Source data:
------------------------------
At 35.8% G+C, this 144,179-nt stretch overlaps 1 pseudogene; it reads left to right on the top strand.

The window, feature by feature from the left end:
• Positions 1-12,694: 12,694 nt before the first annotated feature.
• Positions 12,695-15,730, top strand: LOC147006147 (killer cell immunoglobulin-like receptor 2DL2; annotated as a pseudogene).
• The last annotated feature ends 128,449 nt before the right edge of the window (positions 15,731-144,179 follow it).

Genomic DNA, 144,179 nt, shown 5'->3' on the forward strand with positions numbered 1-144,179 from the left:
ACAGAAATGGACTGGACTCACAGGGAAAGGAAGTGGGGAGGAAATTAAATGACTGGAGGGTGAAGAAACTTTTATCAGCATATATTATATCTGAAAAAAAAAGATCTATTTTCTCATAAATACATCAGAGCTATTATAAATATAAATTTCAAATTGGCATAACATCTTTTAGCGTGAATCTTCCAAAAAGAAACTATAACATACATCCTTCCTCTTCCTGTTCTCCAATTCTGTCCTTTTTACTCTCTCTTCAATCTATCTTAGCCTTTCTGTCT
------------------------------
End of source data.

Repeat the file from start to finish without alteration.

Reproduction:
At 35.8% G+C, this 144,179-nt stretch overlaps 1 pseudogene; it reads left to right on the top strand.

The window, feature by feature from the left end:
• Positions 1-12,694: 12,694 nt before the first annotated feature.
• Positions 12,695-15,730, top strand: LOC147006147 (killer cell immunoglobulin-like receptor 2DL2; annotated as a pseudogene).
• The last annotated feature ends 128,449 nt before the right edge of the window (positions 15,731-144,179 follow it).

Genomic DNA, 144,179 nt, shown 5'->3' on the forward strand with positions numbered 1-144,179 from the left:
ACAGAAATGGACTGGACTCACAGGGAAAGGAAGTGGGGAGGAAATTAAATGACTGGAGGGTGAAGAAACTTTTATCAGCATATATTATATCTGAAAAAAAAAGATCTATTTTCTCATAAATACATCAGAGCTATTATAAATATAAATTTCAAATTGGCATAACATCTTTTAGCGTGAATCTTCCAAAAAGAAACTATAACATACATCCTTCCTCTTCCTGTTCTCCAATTCTGTCCTTTTTACTCTCTCTTCAATCTATCTTAGCCTTTCTGTCT